From Soda Jerk to Jerk

by Rebecca Schmitz

One hundred years ago your local pharmacist doubled as the owner of the town’s soda fountain, dispensing both lemon phosphates and cocaine to customers without fuss.  Nowadays, you might be able to pay for most of your purchases at the pharmacy counter in the back of CVS or Walgreens, but don’t expect a milkshake while you wait for your prescription to be filled.   And don’t expect to purchase birth control from the pharmacy at Larry’s IGA in Broadus.  That’s right.  John Lane, the 21st Century’s version of the soda jerk, has decided to stop filling birth control prescriptions in Broadus because of his personal religious convictions.  Since he’s the only pharmacist in town, Powder River County residents now have to either drive 80 miles to Miles City or receive their pills by mail.

Lane believes a little inconvenience shouldn’t outweigh his ability to work and provide for his family — he and his wife, Amy, have six children ranging in age from 5 months to 9 years — while living out the convictions of his faith.

Powder River County, and all of Montana, can do something about this.  We can insist Mr. Lane and others, like the owners of Snyder Drug in Great Falls, simply do their jobs.  Since no other licensed professions allow their members to practice without a basic belief in and understanding of the tenets of their chosen profession, (A teacher who doesn’t teach?  A hairstylist who can’t cut hair?  A doctor who doesn’t cure patients?) let’s make it easier for John Lane to “work and provide for his family”.  Let’s elect folks to the 2009 Legislature who will introduce and pass a law requiring pharmacists to fill all legal prescriptions and requiring the Montana Board of Pharmacy to revoke the licenses of those individuals who cannot perform their jobs.  That way, Mr. Lane can practice his faith by finding employment in a less-demanding field.  Like making banana splits at Baskin Robbins.

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  1. petetalbot

    Great headline, Rebecca, and apropos.

  2. If he weren’t regulated for the public’s health safety and welfare, it’d be a different deal…but Lane is selling drugs. What if the head of the FDA decided that birth control was against his basic beliefs? And Bush agreed?

    This kind of crap has got to stop. Now. How autonomous is the Montana Board of Pharmacy? Can’t something be done now?

    Criminy – the Board of Barbers, or something like that, is threatening to revoke some cosmetologists license because she is displaying a barber’s pole, for Christ’s sake – surely the Montana Board of Pharmacy can do something about Lane’s asinine behavior now?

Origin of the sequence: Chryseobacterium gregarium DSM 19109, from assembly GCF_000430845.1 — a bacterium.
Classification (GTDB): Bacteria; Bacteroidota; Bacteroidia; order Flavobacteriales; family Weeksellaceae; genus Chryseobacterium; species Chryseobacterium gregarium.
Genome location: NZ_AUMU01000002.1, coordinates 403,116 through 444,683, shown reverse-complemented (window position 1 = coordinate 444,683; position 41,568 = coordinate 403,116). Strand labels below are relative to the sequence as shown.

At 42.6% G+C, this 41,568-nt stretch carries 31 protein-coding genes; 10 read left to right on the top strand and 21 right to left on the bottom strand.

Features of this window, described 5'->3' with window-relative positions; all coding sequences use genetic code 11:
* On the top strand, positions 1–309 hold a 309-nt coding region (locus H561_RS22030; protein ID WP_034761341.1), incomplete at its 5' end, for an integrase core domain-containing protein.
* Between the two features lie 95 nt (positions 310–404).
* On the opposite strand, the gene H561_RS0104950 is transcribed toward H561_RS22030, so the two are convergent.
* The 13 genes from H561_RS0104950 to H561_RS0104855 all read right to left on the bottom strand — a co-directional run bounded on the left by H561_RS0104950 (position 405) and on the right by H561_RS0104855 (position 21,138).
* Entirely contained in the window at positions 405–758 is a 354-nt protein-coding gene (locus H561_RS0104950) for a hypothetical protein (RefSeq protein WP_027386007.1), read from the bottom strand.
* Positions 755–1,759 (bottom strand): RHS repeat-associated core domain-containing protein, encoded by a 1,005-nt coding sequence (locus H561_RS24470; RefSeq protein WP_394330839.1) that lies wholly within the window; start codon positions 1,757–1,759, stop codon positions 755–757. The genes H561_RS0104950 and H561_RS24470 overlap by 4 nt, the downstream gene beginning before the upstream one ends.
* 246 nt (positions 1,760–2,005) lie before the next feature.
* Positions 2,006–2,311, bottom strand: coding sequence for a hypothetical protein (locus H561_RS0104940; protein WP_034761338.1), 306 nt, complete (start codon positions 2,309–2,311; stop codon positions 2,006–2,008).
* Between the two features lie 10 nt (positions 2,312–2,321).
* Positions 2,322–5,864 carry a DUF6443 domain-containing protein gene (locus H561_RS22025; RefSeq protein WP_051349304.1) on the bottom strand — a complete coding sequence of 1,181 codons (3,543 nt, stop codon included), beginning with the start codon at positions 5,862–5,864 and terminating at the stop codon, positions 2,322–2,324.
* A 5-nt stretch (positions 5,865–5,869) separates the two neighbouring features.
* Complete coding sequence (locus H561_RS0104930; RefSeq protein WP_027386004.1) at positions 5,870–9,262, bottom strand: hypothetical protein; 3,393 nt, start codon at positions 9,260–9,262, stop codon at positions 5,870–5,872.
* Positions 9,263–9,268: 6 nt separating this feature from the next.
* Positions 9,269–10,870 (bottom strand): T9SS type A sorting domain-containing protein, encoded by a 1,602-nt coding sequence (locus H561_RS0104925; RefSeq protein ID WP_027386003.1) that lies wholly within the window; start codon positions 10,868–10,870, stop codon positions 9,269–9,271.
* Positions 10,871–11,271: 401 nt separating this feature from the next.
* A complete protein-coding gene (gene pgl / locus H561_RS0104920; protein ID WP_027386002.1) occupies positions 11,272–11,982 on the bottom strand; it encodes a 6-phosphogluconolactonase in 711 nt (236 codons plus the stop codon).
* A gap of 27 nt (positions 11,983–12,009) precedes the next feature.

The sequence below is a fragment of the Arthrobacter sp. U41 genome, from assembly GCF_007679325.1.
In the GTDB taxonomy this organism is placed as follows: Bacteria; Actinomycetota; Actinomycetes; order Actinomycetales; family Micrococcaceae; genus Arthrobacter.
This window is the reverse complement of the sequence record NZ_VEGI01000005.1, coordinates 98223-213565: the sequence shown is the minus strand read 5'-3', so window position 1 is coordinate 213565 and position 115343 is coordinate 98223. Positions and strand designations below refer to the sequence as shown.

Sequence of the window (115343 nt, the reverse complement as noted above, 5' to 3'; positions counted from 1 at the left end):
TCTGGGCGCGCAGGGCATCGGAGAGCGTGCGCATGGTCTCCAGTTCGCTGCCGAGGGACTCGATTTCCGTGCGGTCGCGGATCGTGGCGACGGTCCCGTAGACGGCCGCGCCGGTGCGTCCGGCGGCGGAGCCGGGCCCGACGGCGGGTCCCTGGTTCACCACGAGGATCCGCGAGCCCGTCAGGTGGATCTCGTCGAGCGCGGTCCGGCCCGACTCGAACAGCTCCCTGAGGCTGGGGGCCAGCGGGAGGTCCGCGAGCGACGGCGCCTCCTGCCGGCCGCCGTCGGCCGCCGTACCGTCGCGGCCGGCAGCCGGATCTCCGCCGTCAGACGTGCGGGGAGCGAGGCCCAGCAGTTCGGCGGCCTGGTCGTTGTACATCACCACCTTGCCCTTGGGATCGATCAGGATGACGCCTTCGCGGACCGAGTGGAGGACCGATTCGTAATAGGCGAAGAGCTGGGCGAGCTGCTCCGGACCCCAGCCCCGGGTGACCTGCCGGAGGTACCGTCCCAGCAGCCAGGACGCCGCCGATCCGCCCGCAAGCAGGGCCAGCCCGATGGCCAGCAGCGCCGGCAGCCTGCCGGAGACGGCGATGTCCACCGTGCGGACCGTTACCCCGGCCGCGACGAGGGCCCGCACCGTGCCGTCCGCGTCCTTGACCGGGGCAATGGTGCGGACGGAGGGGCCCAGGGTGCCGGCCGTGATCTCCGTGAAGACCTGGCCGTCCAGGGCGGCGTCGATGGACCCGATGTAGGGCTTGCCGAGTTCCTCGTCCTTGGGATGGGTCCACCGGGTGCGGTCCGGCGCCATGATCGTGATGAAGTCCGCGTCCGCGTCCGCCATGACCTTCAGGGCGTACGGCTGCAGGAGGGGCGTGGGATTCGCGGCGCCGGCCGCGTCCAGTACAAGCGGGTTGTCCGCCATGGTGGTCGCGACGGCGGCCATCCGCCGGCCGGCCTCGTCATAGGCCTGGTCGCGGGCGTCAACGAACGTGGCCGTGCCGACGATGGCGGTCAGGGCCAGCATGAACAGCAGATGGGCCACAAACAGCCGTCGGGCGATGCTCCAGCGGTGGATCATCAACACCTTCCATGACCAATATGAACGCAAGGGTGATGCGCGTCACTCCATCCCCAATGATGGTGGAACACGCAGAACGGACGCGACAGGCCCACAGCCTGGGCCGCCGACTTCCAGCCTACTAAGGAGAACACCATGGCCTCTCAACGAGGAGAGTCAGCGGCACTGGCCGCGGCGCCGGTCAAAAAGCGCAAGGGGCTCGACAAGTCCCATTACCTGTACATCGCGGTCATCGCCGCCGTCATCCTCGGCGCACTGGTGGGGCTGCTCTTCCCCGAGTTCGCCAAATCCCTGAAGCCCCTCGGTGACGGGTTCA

This kind of stuff really pisses me off.

  3. Jedediah Redman

    I’m quite ambivalent about this.

    I think the guy’s reasons are superstitious nonsense; and I think whether or not he must stock up in accordance with state law is probably going to have to be determined by some judge.

    But for somebody to say to some merchant that he must sell something seems to me to be a bit beyond where I come down as a socialist.

    If he were working for the state I’d demand he sell whatever the state paid him to sell; but, so long as he is individually responsible for stocking his own store, I’m not comfortable with anybody telling him what he must sell…

  4. Stacy Rye

    Thanks, Rebecca. Does he stock condoms? If he does. . . pot meet kettle.

  5. goof houlihan

    I’m in. I’m a capitalist all the way, but I’m comfortable with telling the pharmacist he has to sell doctor proscribed drugs.

    Don’t see how that has much to do with the economic system, but does have a lot to do with health care, which, btw, I still think should be capitalist, too.

  6. goof houlihan

    I mean, geez, look at what he architects did to John Sinrud…

  7. He ain’t selling milk and cookies. His product is regulated quite heavily. So are his services. Not everyone can just open their doors and sell drugs, unlike milk and cookies.

    With that kind of regulation on his product and services, and the public with limited accessibility due to those regulations – unlike the numerous milk and cookie stores around any given town – Mr. Lane needs adjust.

  8. goof houlihan

    Since Ed’s out there lurking, I guess I should self correct to “prescribed” in the above post.

    Although the occasional “proscribed” drug…